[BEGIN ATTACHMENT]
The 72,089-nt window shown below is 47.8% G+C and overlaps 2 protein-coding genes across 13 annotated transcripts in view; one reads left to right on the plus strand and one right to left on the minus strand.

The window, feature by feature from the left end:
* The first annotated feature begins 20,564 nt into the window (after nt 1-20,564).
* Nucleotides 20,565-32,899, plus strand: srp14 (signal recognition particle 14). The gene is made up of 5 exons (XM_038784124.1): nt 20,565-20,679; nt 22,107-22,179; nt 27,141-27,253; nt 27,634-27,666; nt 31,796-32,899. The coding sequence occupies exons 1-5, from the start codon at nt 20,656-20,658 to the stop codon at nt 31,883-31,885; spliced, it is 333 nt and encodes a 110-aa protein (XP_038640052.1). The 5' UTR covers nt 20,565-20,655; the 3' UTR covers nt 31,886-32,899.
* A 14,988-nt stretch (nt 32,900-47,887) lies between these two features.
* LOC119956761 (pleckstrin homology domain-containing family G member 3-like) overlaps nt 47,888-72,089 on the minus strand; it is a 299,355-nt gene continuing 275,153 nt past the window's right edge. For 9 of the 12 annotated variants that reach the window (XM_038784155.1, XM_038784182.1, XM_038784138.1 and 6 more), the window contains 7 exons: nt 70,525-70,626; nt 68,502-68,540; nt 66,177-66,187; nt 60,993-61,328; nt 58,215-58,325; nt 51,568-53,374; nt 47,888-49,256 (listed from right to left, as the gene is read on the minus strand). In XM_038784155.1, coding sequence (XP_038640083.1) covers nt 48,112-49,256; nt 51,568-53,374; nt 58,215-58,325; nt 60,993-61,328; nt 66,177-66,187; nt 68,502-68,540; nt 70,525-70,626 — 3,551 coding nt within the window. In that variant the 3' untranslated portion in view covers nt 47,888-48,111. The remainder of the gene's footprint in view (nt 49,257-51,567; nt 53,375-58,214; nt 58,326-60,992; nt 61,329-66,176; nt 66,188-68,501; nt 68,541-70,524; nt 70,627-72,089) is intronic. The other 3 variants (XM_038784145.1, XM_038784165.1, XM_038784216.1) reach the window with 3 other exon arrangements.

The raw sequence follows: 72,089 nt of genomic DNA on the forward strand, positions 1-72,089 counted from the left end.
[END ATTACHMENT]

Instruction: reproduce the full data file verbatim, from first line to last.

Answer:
The 72,089-nt window shown below is 47.8% G+C and overlaps 2 protein-coding genes across 13 annotated transcripts in view; one reads left to right on the plus strand and one right to left on the minus strand.

The window, feature by feature from the left end:
* The first annotated feature begins 20,564 nt into the window (after nt 1-20,564).
* Nucleotides 20,565-32,899, plus strand: srp14 (signal recognition particle 14). The gene is made up of 5 exons (XM_038784124.1): nt 20,565-20,679; nt 22,107-22,179; nt 27,141-27,253; nt 27,634-27,666; nt 31,796-32,899. The coding sequence occupies exons 1-5, from the start codon at nt 20,656-20,658 to the stop codon at nt 31,883-31,885; spliced, it is 333 nt and encodes a 110-aa protein (XP_038640052.1). The 5' UTR covers nt 20,565-20,655; the 3' UTR covers nt 31,886-32,899.
* A 14,988-nt stretch (nt 32,900-47,887) lies between these two features.
* LOC119956761 (pleckstrin homology domain-containing family G member 3-like) overlaps nt 47,888-72,089 on the minus strand; it is a 299,355-nt gene continuing 275,153 nt past the window's right edge. For 9 of the 12 annotated variants that reach the window (XM_038784155.1, XM_038784182.1, XM_038784138.1 and 6 more), the window contains 7 exons: nt 70,525-70,626; nt 68,502-68,540; nt 66,177-66,187; nt 60,993-61,328; nt 58,215-58,325; nt 51,568-53,374; nt 47,888-49,256 (listed from right to left, as the gene is read on the minus strand). In XM_038784155.1, coding sequence (XP_038640083.1) covers nt 48,112-49,256; nt 51,568-53,374; nt 58,215-58,325; nt 60,993-61,328; nt 66,177-66,187; nt 68,502-68,540; nt 70,525-70,626 — 3,551 coding nt within the window. In that variant the 3' untranslated portion in view covers nt 47,888-48,111. The remainder of the gene's footprint in view (nt 49,257-51,567; nt 53,375-58,214; nt 58,326-60,992; nt 61,329-66,176; nt 66,188-68,501; nt 68,541-70,524; nt 70,627-72,089) is intronic. The other 3 variants (XM_038784145.1, XM_038784165.1, XM_038784216.1) reach the window with 3 other exon arrangements.

The raw sequence follows: 72,089 nt of genomic DNA on the forward strand, positions 1-72,089 counted from the left end.